Context Decreases Mean Time to Innocence
As you can see in Figure 1, pulling additional information into a tool like vRealize Operations can empower a single tool to create a full- stack view of the operations landscape. In the case of Figure 1, the operations team would be able to see right away whether a storage issue is impacting a single virtual machine, a particular datastore, or perhaps an entire storage array. This context immediately allows a troubleshooter to eliminate healthy items from the troubleshooting flow. Accelerating Mean Time to Innocence gives support teams a substantial head start.
Interestingly, despite Blue Medora having been introducing new plugins in the virtualization, infrastructure, and application space for quite some time, a similar problem has continued to exist in the arena of databases. As application architectures evolve and database technology matures and becomes quite complicated, database administrators and their operations counterparts have had a seriously hard time getting a handle on their data.
Database Technology is Increasingly Diverse
Databases in the enterprise used to come in fewer flavors than you can count on one hand. But in recent history, IT professionals have had to learn to deploy and support not just the relational databases of the past, but non-relational databases with columnar storage as well as massive, distributed, eventually consistent databases (see Figure 2).
Not only that but IT architects have traditionally confined databases to a physical server in the data center; but no longer! Databases now reside in the data center on bare metal, in VMs, in containers, and in the public cloud through any number of database-as-a-service offerings. Keeping track of all these different databases in such a broad array of locations has been next to impossible for many organizations.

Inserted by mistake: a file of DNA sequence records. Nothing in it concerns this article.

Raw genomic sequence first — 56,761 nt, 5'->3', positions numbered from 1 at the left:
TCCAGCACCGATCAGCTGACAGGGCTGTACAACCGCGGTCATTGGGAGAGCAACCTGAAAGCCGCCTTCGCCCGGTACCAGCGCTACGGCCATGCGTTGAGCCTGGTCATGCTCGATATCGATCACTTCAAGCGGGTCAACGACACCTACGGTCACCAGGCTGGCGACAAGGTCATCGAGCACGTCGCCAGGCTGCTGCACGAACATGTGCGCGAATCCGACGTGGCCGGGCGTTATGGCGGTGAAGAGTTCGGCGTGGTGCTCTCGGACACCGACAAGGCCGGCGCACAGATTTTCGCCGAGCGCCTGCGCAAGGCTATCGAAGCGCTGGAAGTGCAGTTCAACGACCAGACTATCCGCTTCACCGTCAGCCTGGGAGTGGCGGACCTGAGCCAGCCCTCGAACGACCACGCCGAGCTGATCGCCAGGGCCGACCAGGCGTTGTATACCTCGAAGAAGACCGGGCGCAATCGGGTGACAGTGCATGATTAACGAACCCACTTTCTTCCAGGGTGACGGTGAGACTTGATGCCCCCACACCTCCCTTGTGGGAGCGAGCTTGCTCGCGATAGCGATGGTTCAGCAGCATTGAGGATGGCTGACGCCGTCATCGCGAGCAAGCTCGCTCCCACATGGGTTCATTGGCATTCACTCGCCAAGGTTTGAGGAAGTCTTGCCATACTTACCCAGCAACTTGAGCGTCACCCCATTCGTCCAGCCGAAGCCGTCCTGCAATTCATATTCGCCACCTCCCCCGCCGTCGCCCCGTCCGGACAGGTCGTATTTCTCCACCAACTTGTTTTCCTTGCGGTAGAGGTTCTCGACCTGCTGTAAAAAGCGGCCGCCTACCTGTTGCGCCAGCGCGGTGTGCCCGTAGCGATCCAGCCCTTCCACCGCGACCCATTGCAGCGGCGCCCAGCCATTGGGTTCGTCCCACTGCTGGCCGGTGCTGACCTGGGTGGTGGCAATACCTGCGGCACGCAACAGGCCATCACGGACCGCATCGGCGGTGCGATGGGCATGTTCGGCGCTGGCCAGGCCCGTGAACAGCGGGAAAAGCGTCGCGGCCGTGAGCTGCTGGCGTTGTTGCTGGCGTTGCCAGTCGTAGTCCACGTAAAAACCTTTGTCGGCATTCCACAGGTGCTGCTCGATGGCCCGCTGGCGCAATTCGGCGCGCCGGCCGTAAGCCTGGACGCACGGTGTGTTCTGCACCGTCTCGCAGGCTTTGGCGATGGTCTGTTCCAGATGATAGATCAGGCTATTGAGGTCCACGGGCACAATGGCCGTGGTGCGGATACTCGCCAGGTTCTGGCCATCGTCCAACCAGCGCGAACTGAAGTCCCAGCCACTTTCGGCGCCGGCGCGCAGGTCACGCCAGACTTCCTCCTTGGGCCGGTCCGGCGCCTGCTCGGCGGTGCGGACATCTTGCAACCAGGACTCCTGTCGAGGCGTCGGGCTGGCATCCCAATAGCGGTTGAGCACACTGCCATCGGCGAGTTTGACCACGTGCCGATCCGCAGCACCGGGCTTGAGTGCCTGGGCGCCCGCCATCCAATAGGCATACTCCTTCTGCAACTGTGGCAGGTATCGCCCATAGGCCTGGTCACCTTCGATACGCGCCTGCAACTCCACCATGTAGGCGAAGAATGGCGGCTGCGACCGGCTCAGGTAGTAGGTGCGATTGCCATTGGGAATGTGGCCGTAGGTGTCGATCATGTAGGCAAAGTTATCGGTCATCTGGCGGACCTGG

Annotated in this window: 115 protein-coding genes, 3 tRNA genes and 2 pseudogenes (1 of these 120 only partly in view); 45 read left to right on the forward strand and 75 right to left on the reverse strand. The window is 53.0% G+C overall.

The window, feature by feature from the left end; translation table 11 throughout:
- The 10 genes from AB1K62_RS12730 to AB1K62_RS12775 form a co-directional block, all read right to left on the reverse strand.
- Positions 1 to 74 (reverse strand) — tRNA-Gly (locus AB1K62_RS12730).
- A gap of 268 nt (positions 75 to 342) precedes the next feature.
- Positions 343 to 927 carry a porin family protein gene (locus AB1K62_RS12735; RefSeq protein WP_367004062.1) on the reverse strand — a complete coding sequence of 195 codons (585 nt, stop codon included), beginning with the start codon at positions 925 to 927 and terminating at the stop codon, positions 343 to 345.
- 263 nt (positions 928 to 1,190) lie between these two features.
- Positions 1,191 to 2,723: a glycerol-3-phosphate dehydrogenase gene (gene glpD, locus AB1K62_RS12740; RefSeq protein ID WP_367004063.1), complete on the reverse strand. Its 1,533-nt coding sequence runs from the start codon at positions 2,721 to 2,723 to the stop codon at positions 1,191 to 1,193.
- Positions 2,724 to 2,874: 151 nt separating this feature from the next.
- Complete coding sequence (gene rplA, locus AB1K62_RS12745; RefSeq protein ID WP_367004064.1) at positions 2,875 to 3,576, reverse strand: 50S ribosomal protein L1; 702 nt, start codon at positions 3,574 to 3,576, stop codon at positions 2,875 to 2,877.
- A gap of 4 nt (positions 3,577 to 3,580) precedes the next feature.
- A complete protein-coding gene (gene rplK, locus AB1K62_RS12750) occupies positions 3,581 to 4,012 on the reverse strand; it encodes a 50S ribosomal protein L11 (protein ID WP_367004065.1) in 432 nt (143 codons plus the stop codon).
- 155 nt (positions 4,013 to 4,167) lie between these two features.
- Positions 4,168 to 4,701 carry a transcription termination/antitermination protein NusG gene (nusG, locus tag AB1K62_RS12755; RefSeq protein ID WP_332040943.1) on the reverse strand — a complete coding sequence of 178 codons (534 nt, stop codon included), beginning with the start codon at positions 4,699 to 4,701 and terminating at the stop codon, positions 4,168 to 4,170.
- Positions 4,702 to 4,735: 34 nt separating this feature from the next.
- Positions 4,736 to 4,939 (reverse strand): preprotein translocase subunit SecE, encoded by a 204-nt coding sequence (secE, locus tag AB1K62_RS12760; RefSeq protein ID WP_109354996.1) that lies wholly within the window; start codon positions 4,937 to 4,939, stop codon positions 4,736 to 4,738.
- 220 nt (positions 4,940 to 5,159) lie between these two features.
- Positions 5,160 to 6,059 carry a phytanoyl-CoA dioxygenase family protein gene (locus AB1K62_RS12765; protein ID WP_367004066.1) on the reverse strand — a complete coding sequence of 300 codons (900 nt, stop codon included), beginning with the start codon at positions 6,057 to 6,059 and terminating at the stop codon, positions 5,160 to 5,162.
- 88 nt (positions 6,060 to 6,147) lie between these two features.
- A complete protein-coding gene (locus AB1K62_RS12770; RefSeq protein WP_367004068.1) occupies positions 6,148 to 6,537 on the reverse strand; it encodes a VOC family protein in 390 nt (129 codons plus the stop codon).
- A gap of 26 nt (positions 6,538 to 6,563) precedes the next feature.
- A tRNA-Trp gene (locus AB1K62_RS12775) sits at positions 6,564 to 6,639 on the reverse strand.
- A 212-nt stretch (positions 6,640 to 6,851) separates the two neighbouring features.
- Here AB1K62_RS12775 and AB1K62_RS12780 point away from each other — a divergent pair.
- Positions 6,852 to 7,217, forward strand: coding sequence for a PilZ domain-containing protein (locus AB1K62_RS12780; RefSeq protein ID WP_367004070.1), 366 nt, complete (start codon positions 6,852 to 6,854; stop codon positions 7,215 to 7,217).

SaaS-based Analytics to the Rescue
SelectStar, powered by Blue Medora, provides centralized monitoring of databases for organizations struggling to manage their increasingly diverse database estates. Being SaaS-based, it’s the best database performance monitoring platform to monitor, manage, and optimize database performance for every database type, wherever it resides.
SelectStar normalizes traditional relational, distributed and cloud databases as well as their underlying cloud and virtualized infrastructure into a single view so that you can maximize performance and availability of database-driven applications and services. You already know how important context is; this normalization process helps create powerful meaning and context out of heterogeneous data.
IT professionals everywhere – from the C-suite to the boots on the ground in the data center – are looking for ways to better understand and analyze their infrastructure stacks and applications. A mountain of data is already at their fingertips, provided by the single-purpose tools that monitor each different component of the data center. Despite the fact that most IT organizations are rich with data, many of them lack a way to connect significant bits of it to tell a useful story.
Blue Medora provides the tools to do more than just make the connection possible. The enhanced capabilities that Blue Medora’s software enable also mean that it’s easy and intuitive to take advantage of powerful existing platforms like VMware vRealize Operations and New Relic Software Analytics – tools with which operations teams are already familiar and perhaps already licensed to use.